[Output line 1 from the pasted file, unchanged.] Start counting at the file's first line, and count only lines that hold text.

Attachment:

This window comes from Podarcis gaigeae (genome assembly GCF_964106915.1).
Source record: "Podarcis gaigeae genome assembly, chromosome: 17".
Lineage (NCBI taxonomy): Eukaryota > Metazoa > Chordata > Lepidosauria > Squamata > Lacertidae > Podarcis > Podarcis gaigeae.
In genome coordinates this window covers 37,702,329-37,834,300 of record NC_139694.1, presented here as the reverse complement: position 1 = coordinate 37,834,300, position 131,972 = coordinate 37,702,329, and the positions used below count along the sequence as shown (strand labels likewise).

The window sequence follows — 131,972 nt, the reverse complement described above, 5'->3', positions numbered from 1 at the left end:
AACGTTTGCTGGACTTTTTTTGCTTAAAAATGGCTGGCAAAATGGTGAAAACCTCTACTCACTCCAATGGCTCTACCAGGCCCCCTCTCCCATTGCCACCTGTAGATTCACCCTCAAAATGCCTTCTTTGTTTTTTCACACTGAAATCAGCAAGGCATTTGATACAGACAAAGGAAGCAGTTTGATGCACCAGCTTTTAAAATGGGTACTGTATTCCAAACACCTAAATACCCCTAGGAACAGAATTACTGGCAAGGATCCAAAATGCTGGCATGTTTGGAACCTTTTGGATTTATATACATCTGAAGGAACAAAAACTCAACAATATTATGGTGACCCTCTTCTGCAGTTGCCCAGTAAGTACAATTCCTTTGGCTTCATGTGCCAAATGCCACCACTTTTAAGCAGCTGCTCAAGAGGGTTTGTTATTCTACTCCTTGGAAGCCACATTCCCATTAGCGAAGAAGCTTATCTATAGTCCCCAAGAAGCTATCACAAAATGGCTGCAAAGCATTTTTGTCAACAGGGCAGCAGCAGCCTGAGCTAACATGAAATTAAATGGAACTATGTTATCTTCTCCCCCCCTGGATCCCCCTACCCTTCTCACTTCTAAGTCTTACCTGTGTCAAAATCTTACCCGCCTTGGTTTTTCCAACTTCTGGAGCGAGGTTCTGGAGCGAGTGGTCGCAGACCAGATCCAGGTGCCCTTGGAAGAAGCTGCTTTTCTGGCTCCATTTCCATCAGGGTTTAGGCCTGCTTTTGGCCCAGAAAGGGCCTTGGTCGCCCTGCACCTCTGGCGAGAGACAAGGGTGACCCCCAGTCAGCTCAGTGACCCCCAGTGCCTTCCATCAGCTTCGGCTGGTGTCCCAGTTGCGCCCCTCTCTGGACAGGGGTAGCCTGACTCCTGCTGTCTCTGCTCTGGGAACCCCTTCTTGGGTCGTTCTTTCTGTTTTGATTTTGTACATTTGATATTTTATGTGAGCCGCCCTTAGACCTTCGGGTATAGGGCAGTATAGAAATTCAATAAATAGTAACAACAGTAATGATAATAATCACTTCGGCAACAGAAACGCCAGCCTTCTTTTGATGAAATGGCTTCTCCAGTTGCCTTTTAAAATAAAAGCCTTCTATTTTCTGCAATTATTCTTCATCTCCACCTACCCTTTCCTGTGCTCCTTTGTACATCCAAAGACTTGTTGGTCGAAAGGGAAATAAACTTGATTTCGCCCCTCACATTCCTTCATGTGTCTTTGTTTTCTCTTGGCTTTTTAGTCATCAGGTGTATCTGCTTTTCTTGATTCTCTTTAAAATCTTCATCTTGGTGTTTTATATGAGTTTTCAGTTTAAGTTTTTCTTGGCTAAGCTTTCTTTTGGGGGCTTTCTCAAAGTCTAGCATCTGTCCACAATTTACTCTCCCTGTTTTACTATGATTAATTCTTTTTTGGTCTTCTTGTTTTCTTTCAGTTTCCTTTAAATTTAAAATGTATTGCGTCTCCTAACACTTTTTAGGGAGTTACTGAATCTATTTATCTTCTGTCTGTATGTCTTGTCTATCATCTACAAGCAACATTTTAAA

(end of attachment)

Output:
This window comes from Podarcis gaigeae (genome assembly GCF_964106915.1).